The MobEBO-DRC project is ensuring that the DRC can benefit from a proven mobile diagnostic technology. It has brought together the existing development team with the leading Ebola research group in the DRC, strengthening the group’s capacity to respond to outbreaks. A wide international network has also been established to explore use of point-of-care tests. Ultimately, rapid and accurate detection of Ebola infections will be an essential tool in the swift control of potential outbreaks.

ratios forfixed-dose combinations and on appropriatedosage according to weight. 

The CHAPAS-3 trial confirmed the effectiveness of fixed-dose combinations, providing further impetus to the rollout of antiretrovirals to children. Its evidence on abacavir informed the WHO recommendation of abacavir-containing combinations for first-line therapy in children. Trial data have also been used to support applications for regulatory approval for new scored efavirenz tablets.

Impact

L’homme RF et al. Nevirapine, stavudine and lamivudine pharmacokinetics in African children on paediatric fixed-dose combination tablets. AIDS. 2008;22(5):557–65.

Mulenga V et al. Abacavir, zidovudine, or stavudine as paediatric tablets for African HIVinfected children (CHAPAS-3): an open-label, parallel-group, randomised controlled trial. Lancet Infect Dis. 2016;16(2):169–79.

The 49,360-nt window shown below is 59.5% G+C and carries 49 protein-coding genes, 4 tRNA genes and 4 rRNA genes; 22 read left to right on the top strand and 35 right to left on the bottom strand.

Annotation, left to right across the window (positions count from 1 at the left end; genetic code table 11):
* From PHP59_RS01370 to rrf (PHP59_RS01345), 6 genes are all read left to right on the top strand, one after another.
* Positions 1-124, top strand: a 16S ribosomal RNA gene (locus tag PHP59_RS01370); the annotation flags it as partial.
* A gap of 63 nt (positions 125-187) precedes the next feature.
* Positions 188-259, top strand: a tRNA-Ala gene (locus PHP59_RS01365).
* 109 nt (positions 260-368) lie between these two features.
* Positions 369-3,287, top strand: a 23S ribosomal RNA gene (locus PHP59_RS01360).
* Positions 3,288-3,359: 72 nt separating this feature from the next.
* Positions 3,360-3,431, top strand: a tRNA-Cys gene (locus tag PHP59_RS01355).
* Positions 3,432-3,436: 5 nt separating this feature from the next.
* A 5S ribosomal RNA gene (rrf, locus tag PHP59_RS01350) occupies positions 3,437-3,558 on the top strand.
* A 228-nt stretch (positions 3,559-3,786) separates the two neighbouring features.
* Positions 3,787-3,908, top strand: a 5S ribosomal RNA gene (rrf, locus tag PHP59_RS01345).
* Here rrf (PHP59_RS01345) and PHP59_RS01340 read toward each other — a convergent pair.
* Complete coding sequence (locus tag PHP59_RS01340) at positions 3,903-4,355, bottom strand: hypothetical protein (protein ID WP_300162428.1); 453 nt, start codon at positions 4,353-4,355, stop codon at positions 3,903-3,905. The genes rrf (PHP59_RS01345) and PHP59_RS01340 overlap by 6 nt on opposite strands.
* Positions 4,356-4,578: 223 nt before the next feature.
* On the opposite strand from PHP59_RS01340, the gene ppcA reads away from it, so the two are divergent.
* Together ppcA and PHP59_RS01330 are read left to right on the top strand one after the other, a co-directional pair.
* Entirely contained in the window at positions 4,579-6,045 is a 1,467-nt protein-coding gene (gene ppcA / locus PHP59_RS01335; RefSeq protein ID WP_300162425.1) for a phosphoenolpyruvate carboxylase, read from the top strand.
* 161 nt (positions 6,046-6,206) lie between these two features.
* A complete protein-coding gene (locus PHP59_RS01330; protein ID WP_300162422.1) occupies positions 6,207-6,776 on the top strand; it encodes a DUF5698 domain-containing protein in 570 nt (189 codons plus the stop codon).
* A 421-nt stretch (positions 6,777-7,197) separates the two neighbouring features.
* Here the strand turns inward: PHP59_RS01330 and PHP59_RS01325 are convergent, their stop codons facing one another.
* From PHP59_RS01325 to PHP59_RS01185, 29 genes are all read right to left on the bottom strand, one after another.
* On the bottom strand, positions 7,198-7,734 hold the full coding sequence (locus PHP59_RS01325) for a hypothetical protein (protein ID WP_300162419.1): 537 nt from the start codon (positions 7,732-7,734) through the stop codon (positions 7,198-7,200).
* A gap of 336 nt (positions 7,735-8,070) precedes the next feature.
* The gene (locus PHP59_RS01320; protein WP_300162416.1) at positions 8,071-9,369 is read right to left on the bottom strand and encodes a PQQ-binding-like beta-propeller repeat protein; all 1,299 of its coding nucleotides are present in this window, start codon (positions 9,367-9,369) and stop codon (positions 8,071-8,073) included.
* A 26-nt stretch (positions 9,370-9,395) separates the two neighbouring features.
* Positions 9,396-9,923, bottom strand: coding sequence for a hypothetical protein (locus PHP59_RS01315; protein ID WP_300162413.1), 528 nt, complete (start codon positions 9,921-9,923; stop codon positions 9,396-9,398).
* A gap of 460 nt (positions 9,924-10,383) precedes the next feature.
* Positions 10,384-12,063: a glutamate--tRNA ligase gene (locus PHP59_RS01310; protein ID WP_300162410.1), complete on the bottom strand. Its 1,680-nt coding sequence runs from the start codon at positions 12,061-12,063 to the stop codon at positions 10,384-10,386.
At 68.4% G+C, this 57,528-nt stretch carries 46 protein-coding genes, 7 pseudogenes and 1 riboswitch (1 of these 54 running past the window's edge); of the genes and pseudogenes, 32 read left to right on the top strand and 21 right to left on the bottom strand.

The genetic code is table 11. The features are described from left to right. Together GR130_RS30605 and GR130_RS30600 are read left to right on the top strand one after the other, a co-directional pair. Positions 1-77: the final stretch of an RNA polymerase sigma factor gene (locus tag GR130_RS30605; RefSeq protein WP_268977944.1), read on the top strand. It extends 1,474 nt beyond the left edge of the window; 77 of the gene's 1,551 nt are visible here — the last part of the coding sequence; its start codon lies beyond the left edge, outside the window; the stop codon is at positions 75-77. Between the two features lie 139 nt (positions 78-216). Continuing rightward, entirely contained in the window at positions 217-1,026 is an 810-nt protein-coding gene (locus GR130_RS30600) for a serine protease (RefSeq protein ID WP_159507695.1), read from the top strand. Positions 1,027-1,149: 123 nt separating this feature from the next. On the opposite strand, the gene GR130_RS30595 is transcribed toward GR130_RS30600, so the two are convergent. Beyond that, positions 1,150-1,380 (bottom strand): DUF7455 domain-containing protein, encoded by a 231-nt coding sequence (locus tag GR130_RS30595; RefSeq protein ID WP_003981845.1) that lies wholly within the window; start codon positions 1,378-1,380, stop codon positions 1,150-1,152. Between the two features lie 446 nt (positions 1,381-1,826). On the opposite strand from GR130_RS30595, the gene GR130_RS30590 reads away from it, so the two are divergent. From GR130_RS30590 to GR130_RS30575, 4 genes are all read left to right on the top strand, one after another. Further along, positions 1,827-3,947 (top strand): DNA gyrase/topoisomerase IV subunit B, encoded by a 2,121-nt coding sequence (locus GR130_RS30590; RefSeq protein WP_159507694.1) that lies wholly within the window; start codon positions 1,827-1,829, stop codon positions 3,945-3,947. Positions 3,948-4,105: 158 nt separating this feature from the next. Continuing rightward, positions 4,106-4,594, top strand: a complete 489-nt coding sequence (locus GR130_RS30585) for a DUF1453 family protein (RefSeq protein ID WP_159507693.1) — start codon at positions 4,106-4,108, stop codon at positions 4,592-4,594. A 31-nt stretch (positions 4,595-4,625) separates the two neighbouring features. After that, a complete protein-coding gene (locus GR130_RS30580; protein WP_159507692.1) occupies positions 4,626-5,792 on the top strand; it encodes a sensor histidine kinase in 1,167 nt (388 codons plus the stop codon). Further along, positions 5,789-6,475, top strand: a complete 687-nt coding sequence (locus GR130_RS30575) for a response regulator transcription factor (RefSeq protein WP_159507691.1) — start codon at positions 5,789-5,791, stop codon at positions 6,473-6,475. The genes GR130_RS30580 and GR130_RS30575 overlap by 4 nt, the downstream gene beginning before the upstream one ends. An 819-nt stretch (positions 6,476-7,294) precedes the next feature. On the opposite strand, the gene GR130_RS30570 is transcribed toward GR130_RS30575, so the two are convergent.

WHO. Guidelines on the use of antiretroviral drugs for treating and preventing HIV infection: recommendations for a public health approach. 2010.

WHO. Consolidated guidelines on the use of antiretroviral drugs
for treating and preventing

HIV infection: Recommendations for a public health approach
(second edition). 2016

Projects: Children with HIV in Africa Pharmacokinetics and Adherence of Simple Antiretroviral Regimens (CHAPAS): CHAPAS-1 and -3

Project lead: Professor Chifumbe Chintu, University Teaching Hospital, Zambia (CHAPAS-1); Dr Veronica Mulenga, University Teaching Hospital, Zambia (CHAPAS-3)

Target population(s): Children with HIV

Sample size: 71 (CHAPAS-1); 480 (CHAPAS-3)

Countries involved: Ireland, the Netherlands, the UK, the USA, Zambia (CHAPAS-1); Uganda, Zambia (CHAPAS-3)

Project duration: 2005–2009 (CHAPAS-1); 2010 –2011 (CHAPAS-3)

EDCTP funding: €1.2M (CHAPAS-1); €4.6M (CHAPAS-3)

Total project funding: €1.2M (CHAPAS-1); €5.0M

About us

The European & Developing Countries Clinical Trials Partnership (EDCTP) is a public–public partnership between 14 European and 16 African countries, supported by the European Union. EDCTP’s vision is to reduce the individual, social and economic burden of poverty-related infectious diseases by affecting sub-Saharan Africa. EDCTP’s mission is to accelerate the development of new or improved medicinal products for the identification, treatment and prevention of infectious diseases, including emerging and re-emerging diseases, through pre- and postregistration clinical studies, with emphasis on phase II and III clinical trials. Our approach integrates conduct of research with development of African clinical research capacity and networking. The second EDCTP programme is implemented by the EDCTP Association supported under Horizon 2020, the European Union’s Framework Programme for Research and Innovation.